Calling all horror fans: if you haven’t given Chiller’s first scripted TV series Slasher a chance, the quirky mystery thriller is probably for you. It’ll make you wonder if you should laugh or scream — or both.
Think a delicious combo of Friday the 13th meets Scream meets Se7en meets And Then There Were None. It’s definitely not for the faint of heart: the opening scene takes place at Halloween in 1988, with a scary machete-wielding guy in a mask making kills.
Thirty years ago, in the show’s universe, the sleepy community of Waterbury, a killer known as “The Executioner” viciously slaughtered Sarah Bennett’s parents. Now Sarah (Katie McGrath) and her husband Dylan (Brandon Jay McLaren) have returned to town — and guess what? A series of horrifying murders centered around the seven deadly sins starts happening again; “The Executioner” is back. But if Tom Winston (Patrick Garrow) — the original Executioner — is behind bars, then who is the new person behind the mask? As the murders escalate, long-buried secrets are revealed, making everyone around Sarah a suspect — or a victim.
If the premise doesn’t sound spooky enough, be aware that writer and Executive Producer Aaron Martin has confirmed that Slasher is based on a real-life killing that happened in the 1980s. And just in case you’re still not convinced to start watching Slasher now, here are 5 more reasons:
The murder mystery actually wraps up in the first season
Unlike some shows that draw out intrigue forever, Slasher is designed as an anthology series that provides answers. By the end of the eight-episode first season, The Executioner is actually unmasked! Like American Horror Story, each season of Slasher is designed to be a “self-contained hybrid of the slasher sub-genre of horror films and the traditional murder mystery,” which means we have a whole new mystery and slew of characters to look forward to in Season 2.
The cast of characters
Half the fun of Slasher is watching its cast of stock horror movie characters like protagonist Sarah, the final object of a killers obsession; slighly inept Deputy Dewey Riley and Deputy Cam Henry (Steve Byers), who goshes his way around town; nosy neighbor Verna (Mary Walsh); the serial killer rotting away in prison; and, of course, the Executioner himself, whose on a personal purge of sinful people using Biblical punishments.
A wickedly meta sense of humor
The first episode of Slasher is not just scary but is self-consciously quite tongue in cheek. For example, the first shot is even a close-up of an ominously grinning Halloween-style Jack O’ Lantern, in a dark street-full of trick-or-treaters in costume. Jenny’s father is dressed as a cowboy, and there is a hilarious case of mistaken identities when he opens the door and actually invites The Executioner into his home and hands him a bowl of candy to distribute, thinking it’s his best friend in a hood.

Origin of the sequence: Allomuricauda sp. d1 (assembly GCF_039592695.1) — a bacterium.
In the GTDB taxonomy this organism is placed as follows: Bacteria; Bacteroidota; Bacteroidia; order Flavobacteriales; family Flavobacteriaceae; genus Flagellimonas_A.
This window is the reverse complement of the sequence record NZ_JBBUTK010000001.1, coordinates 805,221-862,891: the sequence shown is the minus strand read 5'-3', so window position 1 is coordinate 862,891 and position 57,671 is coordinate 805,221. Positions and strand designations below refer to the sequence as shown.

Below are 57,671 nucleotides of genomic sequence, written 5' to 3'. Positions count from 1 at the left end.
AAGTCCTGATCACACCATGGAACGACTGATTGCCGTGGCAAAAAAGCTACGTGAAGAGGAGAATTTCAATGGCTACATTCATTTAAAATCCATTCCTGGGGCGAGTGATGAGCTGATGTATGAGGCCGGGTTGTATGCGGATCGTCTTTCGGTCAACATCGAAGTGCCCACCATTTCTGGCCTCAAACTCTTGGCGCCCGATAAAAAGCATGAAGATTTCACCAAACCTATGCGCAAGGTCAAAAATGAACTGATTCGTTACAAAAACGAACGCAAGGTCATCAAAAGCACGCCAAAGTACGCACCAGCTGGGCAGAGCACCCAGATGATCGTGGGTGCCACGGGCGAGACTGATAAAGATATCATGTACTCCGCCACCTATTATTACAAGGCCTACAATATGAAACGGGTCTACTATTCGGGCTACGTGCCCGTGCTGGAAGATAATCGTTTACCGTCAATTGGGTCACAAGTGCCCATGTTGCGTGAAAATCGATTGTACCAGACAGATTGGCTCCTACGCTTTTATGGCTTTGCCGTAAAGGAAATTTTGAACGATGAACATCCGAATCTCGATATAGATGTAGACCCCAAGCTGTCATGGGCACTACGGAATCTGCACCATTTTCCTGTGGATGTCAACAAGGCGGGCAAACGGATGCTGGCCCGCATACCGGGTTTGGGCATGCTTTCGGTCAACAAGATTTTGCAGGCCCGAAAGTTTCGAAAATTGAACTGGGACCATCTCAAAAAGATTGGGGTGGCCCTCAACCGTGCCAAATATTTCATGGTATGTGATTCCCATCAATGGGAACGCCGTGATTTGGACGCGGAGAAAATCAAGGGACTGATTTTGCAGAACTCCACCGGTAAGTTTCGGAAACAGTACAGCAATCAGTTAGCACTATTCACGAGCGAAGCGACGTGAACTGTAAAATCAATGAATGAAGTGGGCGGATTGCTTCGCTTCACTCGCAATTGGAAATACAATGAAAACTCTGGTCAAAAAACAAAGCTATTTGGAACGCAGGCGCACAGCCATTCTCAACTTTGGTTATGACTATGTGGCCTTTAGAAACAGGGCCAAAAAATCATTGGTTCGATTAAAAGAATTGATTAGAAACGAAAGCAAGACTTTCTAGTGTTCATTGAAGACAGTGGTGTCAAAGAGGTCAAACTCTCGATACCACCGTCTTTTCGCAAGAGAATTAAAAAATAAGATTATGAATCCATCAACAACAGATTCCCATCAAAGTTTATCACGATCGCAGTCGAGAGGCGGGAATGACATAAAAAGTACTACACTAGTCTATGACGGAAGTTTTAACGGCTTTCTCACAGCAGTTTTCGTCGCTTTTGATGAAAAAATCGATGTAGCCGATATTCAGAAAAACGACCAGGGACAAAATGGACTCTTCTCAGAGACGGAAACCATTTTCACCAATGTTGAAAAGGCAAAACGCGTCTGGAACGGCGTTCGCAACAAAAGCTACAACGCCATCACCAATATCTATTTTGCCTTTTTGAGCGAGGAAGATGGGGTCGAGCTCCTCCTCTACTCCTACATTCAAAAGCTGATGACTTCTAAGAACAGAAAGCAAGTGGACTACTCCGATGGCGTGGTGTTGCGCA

Then when the friend actually shows up as King Arthur, the sudden switch from comic to horrific is only the more shocking. It’s also quite meta when, as if foreshadowing what’s to come, Jenny’s pregnant mother casually mentions that she is planning to stay in for Halloween and “watch a scary movie.”
Along the same lines, there’s also a kind of Silence of the Lambs dynamic that develops between Sarah and Winston. After Sarah visits him in prison, he’s obviously obsessed with her, to the point where he is willing to help her uncover The Executioner’s motivations for killing.
Intriguing whodunnit and psychological thriller
Slasher gleefully treads the line between cheesy horror movie and engrossing mystery. On the mysterious side of things, we wonder how Tom Winston (Patrick Garrow) could be involved in the new killings from prison. There’s also a connection between a nutty woman named Heather Peterson (Erin Karpluk), whose daughter recently disappeared, and the killings. Curiouser and curiouser.
The fake TV show ‘Falcon Husbandry’
Yeah, things get pretty weird in Slasher too. In episode 2, Sarah’s friends Robin (Christopher Jacot) and Justin (Mark Ghanime) turn out to be mega-fans of a fictional TV show called Falcon Husbandry. While it’s unclear if the soapy Real Housewives-ish show is scripted or “reality,” the episode titles are obviously designed for a side chuckle: “Taking Flight, Lady Talons,” “A Feather in My Captain’s Chair,” “Walking on Eggshells,” “Birds of Prey,” and my personal favorite, “Unbeak My Heart.” Just priceless.